There is nothing new under the sun when it comes to financial planning. All you really need to know is that you should spend less than you make – at least that is what Benjamin Franklin believed. But much like diet fads, there will always be a new theory on how you can gain financial freedom.
According to a 2017 survey, 1 in 3 Americans have no retirement savings and it’s projected that more than half of Americans will retire broke. This is not a new problem, Thomas Jefferson was very successful, but died broke from spending more than he made. So behaviorally something needs to change to correct this – but what?
One such movement hoping to change this trend is FIRE – “financial independence, retire early”. FIRE advocates strive to retire in their 50s, 40s or even 30s by stashing away more than half of their paychecks. There is a documentary on how this all works titled, “Playing with FIRE,” which is worth checking out.
This movement of extreme frugality and early retirement began in 2001 and today it has become wildly popular with hundreds of thousands of people ditching their BMW’s for a bicycle. Advocates view retirement differently than most. Early retirement means quitting any job you wouldn’t do for free – but many continue to work after “retirement” in areas they enjoy. They cut spending and increase savings in an extreme way so they can eventually choose what to do without financial worry.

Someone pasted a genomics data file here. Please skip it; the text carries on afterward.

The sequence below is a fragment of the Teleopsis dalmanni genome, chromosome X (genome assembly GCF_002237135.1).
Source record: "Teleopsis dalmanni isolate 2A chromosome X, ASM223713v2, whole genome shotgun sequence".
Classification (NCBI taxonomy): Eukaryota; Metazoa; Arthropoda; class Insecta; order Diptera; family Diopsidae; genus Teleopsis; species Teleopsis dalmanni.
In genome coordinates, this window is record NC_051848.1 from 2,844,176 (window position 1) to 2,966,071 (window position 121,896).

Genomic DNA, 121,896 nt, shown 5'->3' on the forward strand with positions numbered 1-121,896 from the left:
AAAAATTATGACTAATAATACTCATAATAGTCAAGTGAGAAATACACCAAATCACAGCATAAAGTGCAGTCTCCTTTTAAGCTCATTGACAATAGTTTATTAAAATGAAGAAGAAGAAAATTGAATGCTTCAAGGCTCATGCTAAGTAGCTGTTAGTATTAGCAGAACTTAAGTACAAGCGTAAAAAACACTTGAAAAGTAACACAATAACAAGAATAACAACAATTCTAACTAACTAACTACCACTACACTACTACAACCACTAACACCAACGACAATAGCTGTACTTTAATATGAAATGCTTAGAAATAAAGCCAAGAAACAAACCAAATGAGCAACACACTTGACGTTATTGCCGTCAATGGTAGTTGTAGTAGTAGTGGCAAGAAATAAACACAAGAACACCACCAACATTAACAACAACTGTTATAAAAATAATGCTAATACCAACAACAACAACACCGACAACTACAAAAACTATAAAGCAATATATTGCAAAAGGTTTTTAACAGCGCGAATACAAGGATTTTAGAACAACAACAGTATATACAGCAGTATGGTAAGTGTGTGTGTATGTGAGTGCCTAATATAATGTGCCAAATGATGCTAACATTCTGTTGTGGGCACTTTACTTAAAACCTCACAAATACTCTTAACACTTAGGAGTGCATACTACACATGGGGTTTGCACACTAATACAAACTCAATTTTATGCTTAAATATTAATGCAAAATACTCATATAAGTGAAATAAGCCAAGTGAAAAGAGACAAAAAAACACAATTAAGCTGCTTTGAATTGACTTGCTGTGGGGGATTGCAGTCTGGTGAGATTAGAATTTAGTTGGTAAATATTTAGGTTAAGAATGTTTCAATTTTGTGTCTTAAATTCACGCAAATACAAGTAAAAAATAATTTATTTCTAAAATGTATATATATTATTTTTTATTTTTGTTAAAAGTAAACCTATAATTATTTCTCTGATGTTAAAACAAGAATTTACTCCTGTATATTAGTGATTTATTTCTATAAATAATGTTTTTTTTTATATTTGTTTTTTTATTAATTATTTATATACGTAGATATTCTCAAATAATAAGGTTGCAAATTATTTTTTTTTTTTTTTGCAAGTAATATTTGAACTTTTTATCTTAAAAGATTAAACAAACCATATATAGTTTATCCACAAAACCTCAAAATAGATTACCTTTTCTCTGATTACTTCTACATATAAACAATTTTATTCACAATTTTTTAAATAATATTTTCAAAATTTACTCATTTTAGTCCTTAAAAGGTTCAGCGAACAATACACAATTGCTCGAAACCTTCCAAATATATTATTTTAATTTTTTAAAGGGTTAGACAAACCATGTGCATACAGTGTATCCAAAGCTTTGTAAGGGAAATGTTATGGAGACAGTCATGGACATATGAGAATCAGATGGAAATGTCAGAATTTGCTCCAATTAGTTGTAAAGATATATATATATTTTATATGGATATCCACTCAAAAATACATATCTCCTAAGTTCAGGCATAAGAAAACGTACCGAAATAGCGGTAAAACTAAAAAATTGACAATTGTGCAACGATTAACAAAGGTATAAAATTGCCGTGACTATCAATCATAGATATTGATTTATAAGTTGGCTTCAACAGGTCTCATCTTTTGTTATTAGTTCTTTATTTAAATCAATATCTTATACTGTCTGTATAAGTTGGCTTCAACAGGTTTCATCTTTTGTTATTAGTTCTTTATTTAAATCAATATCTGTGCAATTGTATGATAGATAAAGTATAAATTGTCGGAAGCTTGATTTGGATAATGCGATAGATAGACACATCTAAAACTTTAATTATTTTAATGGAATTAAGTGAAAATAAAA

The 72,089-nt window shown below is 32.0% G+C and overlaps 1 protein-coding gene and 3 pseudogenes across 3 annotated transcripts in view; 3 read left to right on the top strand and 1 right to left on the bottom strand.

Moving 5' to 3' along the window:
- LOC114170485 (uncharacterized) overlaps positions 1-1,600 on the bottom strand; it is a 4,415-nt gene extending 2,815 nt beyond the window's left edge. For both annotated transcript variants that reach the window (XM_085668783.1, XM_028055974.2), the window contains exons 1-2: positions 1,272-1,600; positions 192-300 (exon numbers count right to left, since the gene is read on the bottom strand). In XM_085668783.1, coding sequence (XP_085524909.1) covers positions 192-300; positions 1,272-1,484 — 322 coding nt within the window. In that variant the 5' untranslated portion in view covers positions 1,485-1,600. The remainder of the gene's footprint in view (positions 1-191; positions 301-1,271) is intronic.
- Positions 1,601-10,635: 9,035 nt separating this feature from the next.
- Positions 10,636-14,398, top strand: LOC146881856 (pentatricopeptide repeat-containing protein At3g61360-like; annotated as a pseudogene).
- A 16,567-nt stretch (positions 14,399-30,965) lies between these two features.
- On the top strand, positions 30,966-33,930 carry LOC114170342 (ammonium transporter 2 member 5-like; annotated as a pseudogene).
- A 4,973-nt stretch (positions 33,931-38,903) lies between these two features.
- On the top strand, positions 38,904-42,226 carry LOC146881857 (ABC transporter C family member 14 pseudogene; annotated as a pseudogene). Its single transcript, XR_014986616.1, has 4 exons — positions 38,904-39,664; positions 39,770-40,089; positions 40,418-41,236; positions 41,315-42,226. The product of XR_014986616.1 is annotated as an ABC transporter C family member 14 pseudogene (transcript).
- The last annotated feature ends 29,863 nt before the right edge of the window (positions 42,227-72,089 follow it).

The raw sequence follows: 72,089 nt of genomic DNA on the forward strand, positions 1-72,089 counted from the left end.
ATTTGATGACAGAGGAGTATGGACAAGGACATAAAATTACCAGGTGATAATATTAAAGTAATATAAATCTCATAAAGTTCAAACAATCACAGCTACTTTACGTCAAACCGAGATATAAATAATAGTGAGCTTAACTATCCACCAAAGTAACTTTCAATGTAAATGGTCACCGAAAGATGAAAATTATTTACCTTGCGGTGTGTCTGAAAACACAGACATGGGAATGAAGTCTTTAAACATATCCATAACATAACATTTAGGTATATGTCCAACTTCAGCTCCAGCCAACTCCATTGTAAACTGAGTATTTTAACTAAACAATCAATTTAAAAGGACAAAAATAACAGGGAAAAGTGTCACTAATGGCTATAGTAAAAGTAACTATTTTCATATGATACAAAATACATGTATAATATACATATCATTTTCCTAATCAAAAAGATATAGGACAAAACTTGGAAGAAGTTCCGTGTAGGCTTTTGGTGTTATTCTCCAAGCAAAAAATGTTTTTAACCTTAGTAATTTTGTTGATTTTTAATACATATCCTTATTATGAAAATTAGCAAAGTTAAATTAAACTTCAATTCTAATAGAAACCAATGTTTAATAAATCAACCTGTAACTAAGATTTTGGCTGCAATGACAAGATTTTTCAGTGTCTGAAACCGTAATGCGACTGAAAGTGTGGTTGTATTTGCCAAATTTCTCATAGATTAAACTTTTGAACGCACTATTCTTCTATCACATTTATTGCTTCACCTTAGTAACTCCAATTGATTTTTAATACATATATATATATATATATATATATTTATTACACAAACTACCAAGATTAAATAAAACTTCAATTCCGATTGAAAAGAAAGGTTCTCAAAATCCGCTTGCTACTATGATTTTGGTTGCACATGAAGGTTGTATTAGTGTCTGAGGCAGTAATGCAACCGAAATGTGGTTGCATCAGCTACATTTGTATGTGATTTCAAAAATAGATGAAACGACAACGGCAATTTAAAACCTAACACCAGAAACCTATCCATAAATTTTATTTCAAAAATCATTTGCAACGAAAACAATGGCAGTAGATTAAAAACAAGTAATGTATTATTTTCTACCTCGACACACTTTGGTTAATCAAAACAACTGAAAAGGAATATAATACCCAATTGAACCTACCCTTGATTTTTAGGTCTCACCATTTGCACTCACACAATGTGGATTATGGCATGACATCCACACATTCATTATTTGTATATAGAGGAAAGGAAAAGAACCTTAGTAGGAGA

Some sell their houses, buy an RV and travel around the country. Others work part-time at Starbucks to cover health insurance costs or backpack across Europe. If this sounds good to you, the math is simple; Accumulate a nest egg equal to 25x your annual expenses. So, if you can live on $40,000 per year, you need to save $1 million dollars to achieve financial independence.
This all sounds well and good, but implementing such a dramatic shift in one’s behavior is the hard part. Committing to altering spending habits is difficult especially for us Americans who are so good at spending our hard-earned money on the next thing.
Anne wrote a few months ago about the adrenaline rush most people feel from buying new stuff, be it a car or article of clothing. Conversely, some people save diligently all their working days and then have extreme anxiety during retirement when they need to pull from their accounts. We are all wired differently. Most cannot follow through with something like FIRE, but we can learn from it. Do not bite off more than you can chew. Start with small changes. Repair your credit, create a budget, control your spending and save more for retirement.
But remember what’s most important in life is your happiness, not money or things. Making smart decisions with your money provides the flexibility needed for you to pursue what’s most important to you, whatever that might be.